In-depth look at the ‘systems approach’

Teachers take part in a workshop on food systems at MUST's Open Day for teachers, 6 October 2018
Visioning results, teachers workshop on food systems at MUST's Open Day for teachers, 6 October 2018

Our food systems face many challenges and experts increasingly agree that a ‘systems approach’ is essential to guarantee Food and Nutrition Security (FNS) for present and future generations. But what does it all mean in practice?

The first policy brief of the FIT4FOOD2030 EU Think Tank sheds much needed light: the concept of the ‘food system’ stresses food’s connections with different fields such as agriculture, environment, energy, health, education, infrastructure and planning. It goes beyond production and consumption to include ‘the environment, people, processes, infrastructure, institutions and the effects of their activities on our society, economy, landscape and climate’ (EC Food 2030 Expert Group, 2018:6). In light of such complexity, an understanding of all the dynamics at play is essential in order to identify actions for impactful change.

This is the kind of insight that a ‘systemic approach’ privileges and which the City Labs hosted by science engagement organisations use in their local work with citizen-stakeholders. And such insights are far from being relevant only for usual audiences such as researchers and policy makers. Ecsite member and host of a FIT4FOOD2030 City Lab Museo Nazionale della Scienza e della Tecnologia 'Leonardo da Vinci' (MUST) brought this concept closer to the classroom through a special workshop held during the museum’s Open Day for teachers on 6 October 2018. FIT4FOOD2030 methodology, adapted for a broader audience, was received with enthusiasm by Italian teachers.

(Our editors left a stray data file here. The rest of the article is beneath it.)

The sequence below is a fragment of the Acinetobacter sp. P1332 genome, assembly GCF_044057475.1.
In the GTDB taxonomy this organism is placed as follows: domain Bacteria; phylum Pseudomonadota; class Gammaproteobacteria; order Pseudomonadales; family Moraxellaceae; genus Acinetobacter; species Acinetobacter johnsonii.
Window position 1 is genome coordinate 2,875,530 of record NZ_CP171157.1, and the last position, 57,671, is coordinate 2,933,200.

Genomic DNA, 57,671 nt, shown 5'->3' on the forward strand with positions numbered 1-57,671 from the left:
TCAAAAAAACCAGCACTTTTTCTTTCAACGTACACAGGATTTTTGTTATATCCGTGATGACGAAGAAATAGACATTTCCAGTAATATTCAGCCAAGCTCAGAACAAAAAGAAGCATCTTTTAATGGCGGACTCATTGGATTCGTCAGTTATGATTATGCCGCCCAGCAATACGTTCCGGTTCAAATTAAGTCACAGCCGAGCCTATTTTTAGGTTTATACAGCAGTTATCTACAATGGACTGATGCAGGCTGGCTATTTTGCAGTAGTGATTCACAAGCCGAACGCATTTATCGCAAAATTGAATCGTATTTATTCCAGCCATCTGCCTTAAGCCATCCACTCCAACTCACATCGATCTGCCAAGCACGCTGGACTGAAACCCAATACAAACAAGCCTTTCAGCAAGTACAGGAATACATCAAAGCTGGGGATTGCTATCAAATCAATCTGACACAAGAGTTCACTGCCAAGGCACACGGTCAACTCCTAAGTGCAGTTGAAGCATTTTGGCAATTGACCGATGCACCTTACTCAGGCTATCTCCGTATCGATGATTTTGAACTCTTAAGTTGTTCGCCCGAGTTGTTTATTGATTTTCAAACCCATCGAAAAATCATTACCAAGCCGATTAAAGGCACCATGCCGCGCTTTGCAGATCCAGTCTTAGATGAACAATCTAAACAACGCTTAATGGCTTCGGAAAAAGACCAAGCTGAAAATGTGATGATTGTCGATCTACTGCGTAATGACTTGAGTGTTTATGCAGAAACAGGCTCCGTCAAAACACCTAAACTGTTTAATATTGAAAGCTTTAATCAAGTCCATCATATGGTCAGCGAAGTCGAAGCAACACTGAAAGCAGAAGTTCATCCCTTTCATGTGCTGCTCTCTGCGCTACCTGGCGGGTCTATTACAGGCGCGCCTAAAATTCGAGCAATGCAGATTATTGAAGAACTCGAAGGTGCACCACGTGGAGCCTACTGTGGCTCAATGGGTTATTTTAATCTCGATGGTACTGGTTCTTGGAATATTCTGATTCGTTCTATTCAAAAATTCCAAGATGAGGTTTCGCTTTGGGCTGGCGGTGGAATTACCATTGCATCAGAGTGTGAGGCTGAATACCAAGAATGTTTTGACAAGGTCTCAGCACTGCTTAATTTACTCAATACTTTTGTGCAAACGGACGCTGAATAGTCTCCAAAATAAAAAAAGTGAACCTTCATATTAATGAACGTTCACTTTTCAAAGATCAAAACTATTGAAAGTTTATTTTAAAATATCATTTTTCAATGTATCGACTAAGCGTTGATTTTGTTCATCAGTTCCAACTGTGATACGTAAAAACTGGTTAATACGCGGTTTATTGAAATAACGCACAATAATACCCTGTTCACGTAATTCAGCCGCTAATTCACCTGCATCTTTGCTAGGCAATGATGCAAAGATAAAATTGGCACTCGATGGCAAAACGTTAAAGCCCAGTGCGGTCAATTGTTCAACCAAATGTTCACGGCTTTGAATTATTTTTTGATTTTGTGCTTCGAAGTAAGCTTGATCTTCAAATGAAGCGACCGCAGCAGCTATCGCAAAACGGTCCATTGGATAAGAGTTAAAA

The teachers’ (and, in the future, perhaps students’) evolving thoughts about the complexity of the food system and unexpected relations between the actors behind the food we eat were captured on a Personal Meaning Map, a powerful tool to explore people’s knowledge and awareness on a topic. This took place before and after participating in an experimental activity hosted by the Alimentation Interactive Lab at MUST which explored the identification of proteins and the extraction of lipids as an example of research processes on novel foods (in this case, insects).

This phase helped participants move beyond their previous knowledge towards a systemic perspective, as seen in the additions to the meaning maps. Subsequently, with improved knowledge on board, teachers tried out was a visioning exercise with creative tools such as clay, paper and colours that capture their visions about the role they wish school could play in the innovative transformation of the food system. A learning-by-doing approach, the use of different school spaces (such as kitchens or canteens), reinforcing the links between the different actors of the food system and not shying away from hard discussions about balancing different values were just a few of the ideas brought to the table.

With guidance, such tools can also be used with youngsters to help them develop their knowledge and visions of desirable directions for change in the food system. And having a compelling vision of a preferred future is a powerful impetus and the first step in creating a strategy for change!

Tags

  • FIT4FOOD2030
  • FOOD2030EU
  • City Labs
  • community
  • visions
  • tools
  • food system
  • systems approach
  • future

Member

Museo Nazionale della Scienza e della Tecnologia 'Leonardo da Vinci'

The National Museum of Science and Technology ‘Leonardo da Vinci’ is founded 50 years ago with the mission to educate in science and technology. It consists of a very large collection of objects distributed in different sections devoted to earth, water and air transport, energy, telecommunications, metalurgy, models of Leonardo da Vinci’s projects etc.